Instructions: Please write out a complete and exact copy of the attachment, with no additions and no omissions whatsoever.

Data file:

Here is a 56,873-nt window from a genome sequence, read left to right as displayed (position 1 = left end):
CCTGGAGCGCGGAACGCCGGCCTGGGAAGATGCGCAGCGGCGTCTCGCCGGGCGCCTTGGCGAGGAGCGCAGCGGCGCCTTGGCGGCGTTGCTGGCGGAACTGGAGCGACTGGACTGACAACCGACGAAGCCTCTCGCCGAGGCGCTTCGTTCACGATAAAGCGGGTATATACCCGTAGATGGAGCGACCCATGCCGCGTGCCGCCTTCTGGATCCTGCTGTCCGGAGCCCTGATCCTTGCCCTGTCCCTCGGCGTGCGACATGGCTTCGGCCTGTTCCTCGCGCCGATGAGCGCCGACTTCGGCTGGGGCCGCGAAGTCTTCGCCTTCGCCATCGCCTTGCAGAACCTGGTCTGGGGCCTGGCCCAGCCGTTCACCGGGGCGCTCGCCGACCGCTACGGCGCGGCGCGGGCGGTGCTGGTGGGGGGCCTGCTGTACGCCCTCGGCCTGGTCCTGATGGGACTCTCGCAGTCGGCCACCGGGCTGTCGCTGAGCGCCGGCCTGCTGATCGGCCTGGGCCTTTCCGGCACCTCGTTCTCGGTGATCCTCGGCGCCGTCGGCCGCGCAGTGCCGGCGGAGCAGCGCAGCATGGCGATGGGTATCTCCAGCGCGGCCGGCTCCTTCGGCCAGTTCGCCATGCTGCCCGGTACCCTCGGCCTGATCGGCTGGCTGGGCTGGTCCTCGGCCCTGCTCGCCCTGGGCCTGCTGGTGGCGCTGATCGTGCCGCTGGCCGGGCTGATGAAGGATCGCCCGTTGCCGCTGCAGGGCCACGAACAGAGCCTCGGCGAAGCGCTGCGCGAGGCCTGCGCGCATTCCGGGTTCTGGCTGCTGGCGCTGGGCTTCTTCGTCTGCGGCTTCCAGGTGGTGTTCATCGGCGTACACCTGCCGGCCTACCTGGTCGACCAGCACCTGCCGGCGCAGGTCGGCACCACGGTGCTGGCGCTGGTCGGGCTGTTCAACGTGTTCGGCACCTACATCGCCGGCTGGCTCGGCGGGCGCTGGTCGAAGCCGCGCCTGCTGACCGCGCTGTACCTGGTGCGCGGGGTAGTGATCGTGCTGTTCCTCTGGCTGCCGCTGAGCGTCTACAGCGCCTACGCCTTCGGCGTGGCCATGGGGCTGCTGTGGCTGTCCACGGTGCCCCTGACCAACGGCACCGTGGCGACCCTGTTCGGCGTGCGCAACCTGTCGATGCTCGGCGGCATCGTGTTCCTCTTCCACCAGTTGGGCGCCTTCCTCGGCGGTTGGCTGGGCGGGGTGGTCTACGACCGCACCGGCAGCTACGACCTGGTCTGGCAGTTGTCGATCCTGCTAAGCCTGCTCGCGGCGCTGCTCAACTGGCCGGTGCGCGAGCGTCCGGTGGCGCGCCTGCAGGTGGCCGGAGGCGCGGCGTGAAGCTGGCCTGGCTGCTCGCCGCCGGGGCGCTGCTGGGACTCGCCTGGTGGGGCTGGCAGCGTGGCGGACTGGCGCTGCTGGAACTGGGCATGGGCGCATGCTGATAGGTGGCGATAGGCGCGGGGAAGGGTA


Here is a 56,873-nt window from a genome sequence, read left to right as displayed (position 1 = left end):
CCTGGAGCGCGGAACGCCGGCCTGGGAAGATGCGCAGCGGCGTCTCGCCGGGCGCCTTGGCGAGGAGCGCAGCGGCGCCTTGGCGGCGTTGCTGGCGGAACTGGAGCGACTGGACTGACAACCGACGAAGCCTCTCGCCGAGGCGCTTCGTTCACGATAAAGCGGGTATATACCCGTAGATGGAGCGACCCATGCCGCGTGCCGCCTTCTGGATCCTGCTGTCCGGAGCCCTGATCCTTGCCCTGTCCCTCGGCGTGCGACATGGCTTCGGCCTGTTCCTCGCGCCGATGAGCGCCGACTTCGGCTGGGGCCGCGAAGTCTTCGCCTTCGCCATCGCCTTGCAGAACCTGGTCTGGGGCCTGGCCCAGCCGTTCACCGGGGCGCTCGCCGACCGCTACGGCGCGGCGCGGGCGGTGCTGGTGGGGGGCCTGCTGTACGCCCTCGGCCTGGTCCTGATGGGACTCTCGCAGTCGGCCACCGGGCTGTCGCTGAGCGCCGGCCTGCTGATCGGCCTGGGCCTTTCCGGCACCTCGTTCTCGGTGATCCTCGGCGCCGTCGGCCGCGCAGTGCCGGCGGAGCAGCGCAGCATGGCGATGGGTATCTCCAGCGCGGCCGGCTCCTTCGGCCAGTTCGCCATGCTGCCCGGTACCCTCGGCCTGATCGGCTGGCTGGGCTGGTCCTCGGCCCTGCTCGCCCTGGGCCTGCTGGTGGCGCTGATCGTGCCGCTGGCCGGGCTGATGAAGGATCGCCCGTTGCCGCTGCAGGGCCACGAACAGAGCCTCGGCGAAGCGCTGCGCGAGGCCTGCGCGCATTCCGGGTTCTGGCTGCTGGCGCTGGGCTTCTTCGTCTGCGGCTTCCAGGTGGTGTTCATCGGCGTACACCTGCCGGCCTACCTGGTCGACCAGCACCTGCCGGCGCAGGTCGGCACCACGGTGCTGGCGCTGGTCGGGCTGTTCAACGTGTTCGGCACCTACATCGCCGGCTGGCTCGGCGGGCGCTGGTCGAAGCCGCGCCTGCTGACCGCGCTGTACCTGGTGCGCGGGGTAGTGATCGTGCTGTTCCTCTGGCTGCCGCTGAGCGTCTACAGCGCCTACGCCTTCGGCGTGGCCATGGGGCTGCTGTGGCTGTCCACGGTGCCCCTGACCAACGGCACCGTGGCGACCCTGTTCGGCGTGCGCAACCTGTCGATGCTCGGCGGCATCGTGTTCCTCTTCCACCAGTTGGGCGCCTTCCTCGGCGGTTGGCTGGGCGGGGTGGTCTACGACCGCACCGGCAGCTACGACCTGGTCTGGCAGTTGTCGATCCTGCTAAGCCTGCTCGCGGCGCTGCTCAACTGGCCGGTGCGCGAGCGTCCGGTGGCGCGCCTGCAGGTGGCCGGAGGCGCGGCGTGAAGCTGGCCTGGCTGCTCGCCGCCGGGGCGCTGCTGGGACTCGCCTGGTGGGGCTGGCAGCGTGGCGGACTGGCGCTGCTGGAACTGGGCATGGGCGCATGCTGATAGGTGGCGATAGGCGCGGGGAAGGGTA